soft spikes

Hard, soft or no spikes at all, that is the question?

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In this post, Golf Talk is discussing the issue. With most golf clubs requesting the use of soft spikes and banning metal spikes from their greens, which is better?  Are golfers better off using hard, soft or no spike shoes when playing.

Golf shoes have come a long way over the years, originally they had longer metal spikes which allowed good traction and stability whilst swinging the club but as you know, the spikes were the main culprits for spike marks and the damage caused to greens.  Some golf tour players still use this method of spike but as the rules of golf state ‘players cannot repair spike marks on greens’, everyday club players have moved away from metal.

A lot of research and technology has been put into this question, which has allowed the use of plastic or soft spike shoes to become more wide spread, many golf courses now only allow play with this type of shoe as they help keep the fairways and the greens in good condition.  Although golfers say they the metal ones sounded better when walking to the 19th hole!

Another advantage to the soft spike is they are lighter which I’m sure your feet will like better, they also flex and bend whilst walking, which adds to the comfortability.  When purchasing soft spike check how to remove the old spikes and replace with the new ones – you may need tools to do this properly.  These tools can be bought from the same retailers as the spikes.

In recent times, the spike-less shoe has made an appearance, these shoes have dimpled rubber soles and have proven to be good on the driving range and in the summer where the ground is harder.  However, they do not have the same traction as a spike (they have been found to be less helpful when you are trying to play out of the rough) but look like a sports shoe so its down to choice – good looking shoes with less grip or a lightweight shoe with a soft spike that will help not to mark the green.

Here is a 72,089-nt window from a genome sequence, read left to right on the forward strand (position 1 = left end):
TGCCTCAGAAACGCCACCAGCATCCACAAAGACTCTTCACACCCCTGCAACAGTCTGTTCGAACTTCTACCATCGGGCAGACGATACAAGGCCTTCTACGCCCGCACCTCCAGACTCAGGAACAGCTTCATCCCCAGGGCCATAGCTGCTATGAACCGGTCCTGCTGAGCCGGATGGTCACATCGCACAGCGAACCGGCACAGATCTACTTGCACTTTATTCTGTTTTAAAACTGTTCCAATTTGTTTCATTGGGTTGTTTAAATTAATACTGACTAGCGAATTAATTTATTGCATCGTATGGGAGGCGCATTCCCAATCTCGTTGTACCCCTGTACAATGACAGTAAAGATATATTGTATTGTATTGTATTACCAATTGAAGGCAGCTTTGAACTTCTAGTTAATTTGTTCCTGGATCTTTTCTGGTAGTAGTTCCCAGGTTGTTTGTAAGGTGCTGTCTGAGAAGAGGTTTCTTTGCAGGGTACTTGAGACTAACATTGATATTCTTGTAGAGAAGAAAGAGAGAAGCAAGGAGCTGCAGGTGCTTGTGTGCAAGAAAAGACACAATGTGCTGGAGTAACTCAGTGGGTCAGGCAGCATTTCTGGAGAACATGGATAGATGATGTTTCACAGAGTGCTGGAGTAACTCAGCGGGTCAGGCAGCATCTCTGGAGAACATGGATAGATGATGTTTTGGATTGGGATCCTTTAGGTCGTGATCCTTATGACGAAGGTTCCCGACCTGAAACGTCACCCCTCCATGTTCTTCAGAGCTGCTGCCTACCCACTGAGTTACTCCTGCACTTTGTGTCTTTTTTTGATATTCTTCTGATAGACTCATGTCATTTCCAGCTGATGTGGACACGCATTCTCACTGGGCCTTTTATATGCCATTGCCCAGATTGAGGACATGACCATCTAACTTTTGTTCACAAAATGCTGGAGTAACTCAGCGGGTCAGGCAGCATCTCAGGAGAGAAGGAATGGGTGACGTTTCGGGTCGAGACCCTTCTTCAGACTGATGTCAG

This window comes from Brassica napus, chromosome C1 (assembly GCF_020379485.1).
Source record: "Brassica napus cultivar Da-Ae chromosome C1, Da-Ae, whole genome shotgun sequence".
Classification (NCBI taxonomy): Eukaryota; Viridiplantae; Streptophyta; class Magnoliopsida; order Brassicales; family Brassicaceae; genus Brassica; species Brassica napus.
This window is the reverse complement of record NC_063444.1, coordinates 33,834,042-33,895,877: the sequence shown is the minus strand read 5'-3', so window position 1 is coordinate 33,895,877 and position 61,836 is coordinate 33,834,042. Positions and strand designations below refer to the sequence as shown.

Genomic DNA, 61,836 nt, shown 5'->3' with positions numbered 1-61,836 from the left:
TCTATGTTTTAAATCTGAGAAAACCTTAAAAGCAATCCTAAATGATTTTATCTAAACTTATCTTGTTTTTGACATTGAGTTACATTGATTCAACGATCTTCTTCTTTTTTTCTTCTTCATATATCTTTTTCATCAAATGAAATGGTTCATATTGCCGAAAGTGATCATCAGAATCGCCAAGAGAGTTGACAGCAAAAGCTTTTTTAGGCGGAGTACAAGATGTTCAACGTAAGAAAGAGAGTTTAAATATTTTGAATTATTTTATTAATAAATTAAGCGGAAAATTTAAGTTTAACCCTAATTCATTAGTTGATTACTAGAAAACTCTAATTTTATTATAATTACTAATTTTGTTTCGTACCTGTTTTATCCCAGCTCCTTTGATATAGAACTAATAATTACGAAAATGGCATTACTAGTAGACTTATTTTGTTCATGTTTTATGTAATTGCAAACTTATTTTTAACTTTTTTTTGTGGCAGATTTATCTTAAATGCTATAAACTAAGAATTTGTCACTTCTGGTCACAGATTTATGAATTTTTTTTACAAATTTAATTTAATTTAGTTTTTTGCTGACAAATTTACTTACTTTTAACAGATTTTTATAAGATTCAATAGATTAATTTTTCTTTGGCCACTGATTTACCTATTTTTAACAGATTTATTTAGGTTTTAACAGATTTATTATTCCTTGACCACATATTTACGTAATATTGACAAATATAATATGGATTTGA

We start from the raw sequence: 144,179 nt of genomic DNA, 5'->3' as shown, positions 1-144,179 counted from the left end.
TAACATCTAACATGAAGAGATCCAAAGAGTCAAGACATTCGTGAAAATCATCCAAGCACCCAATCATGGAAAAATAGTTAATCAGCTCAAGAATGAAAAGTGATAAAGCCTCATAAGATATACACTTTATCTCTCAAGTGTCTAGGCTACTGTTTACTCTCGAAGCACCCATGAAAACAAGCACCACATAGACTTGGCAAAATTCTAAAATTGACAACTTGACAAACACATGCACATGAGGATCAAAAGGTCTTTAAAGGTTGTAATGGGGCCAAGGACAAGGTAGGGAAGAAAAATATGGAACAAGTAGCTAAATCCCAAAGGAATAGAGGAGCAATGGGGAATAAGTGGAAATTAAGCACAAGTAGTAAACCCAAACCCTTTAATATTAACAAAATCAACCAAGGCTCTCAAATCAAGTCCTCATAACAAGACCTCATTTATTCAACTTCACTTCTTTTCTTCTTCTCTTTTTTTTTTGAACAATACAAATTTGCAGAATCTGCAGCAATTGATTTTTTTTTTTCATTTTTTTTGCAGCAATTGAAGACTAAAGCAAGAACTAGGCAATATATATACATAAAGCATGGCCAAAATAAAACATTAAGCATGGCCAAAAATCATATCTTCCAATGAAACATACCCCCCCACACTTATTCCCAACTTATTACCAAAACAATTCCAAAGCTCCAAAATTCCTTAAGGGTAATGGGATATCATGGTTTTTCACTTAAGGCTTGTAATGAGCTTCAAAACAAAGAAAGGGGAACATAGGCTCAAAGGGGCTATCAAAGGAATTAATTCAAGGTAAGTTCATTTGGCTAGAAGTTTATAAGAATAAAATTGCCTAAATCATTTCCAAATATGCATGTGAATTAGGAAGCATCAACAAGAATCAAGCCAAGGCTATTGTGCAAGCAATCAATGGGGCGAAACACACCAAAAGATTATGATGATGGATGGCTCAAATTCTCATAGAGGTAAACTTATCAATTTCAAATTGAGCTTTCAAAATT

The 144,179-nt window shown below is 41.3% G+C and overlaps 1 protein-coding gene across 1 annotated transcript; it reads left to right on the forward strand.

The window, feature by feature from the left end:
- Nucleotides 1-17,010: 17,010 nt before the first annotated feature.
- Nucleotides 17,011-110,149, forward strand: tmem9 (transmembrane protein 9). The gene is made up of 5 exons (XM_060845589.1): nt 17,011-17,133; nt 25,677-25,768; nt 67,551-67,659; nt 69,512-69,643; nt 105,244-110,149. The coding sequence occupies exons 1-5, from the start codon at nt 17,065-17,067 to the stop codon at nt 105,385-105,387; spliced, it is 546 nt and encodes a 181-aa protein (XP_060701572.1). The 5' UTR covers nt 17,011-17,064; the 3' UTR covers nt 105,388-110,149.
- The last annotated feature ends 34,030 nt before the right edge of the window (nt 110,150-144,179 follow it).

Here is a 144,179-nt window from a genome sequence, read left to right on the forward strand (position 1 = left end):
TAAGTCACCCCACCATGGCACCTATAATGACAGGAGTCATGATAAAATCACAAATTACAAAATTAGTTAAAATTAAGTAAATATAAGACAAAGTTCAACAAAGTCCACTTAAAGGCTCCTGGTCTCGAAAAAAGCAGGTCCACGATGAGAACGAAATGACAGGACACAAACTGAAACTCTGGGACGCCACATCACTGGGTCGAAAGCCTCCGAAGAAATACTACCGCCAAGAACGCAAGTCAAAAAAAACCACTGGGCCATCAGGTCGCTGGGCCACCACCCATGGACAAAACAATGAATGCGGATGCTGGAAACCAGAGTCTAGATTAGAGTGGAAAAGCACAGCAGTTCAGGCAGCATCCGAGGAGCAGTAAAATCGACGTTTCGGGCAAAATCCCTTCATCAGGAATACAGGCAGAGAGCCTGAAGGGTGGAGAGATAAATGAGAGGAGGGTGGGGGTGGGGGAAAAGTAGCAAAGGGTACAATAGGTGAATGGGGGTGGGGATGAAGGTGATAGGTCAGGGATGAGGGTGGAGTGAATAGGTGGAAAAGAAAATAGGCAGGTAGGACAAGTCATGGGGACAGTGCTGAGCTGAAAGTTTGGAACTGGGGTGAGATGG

You have heard our thoughts, we will leave the decision to you …

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The Golf Talk team

Keeping the green in good shape, how to repair a pitch mark and more

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Keeping the green in good shape is one of the hardest tasks of the grounds team on any golf course. It takes hours of effort to maintain a good playing surface but only a few minutes of carelessness to spoil it.

In this article we will discuss what you can do to help keep the greens at your course in good condition.

When a golf ball lands on the green from a height it will leaPutting golf manve a small depression in the surface of the green known as a pitch mark. This can easily be repaired with a tee peg of a special tool designed for the job –  Pitch Mark Repairer. Simply lift the soil up from the back of the depression and then tap down flat with your putter head. Agronomy studies have shown that if a pitch mark is not repaired then it can take over 21 days to fully recover. Also look for pitch marks that may have been missed by groups in front of you.

There has been many advancements in golf shoe technology over the last few years including soft spikes. If you are still using metal spikes consider replacing with the green friendly soft spikes. The performance of these newer soft spike is equal to or if not better than the older metal spikes.

When you are on the green always place the flag down on the green, or fringe if possible. Throwing or dropping the flagstick can make a depression in the green that could spoil the putting surface for the next group behind you.

Avoid pulling trollies or driving golf buggies on the green, this also goes for the fringe area. If you are not carrying your golf bag then look for signs and pathways that the course staff have laid out for you. this will help maintain the area.

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The Golf Talk team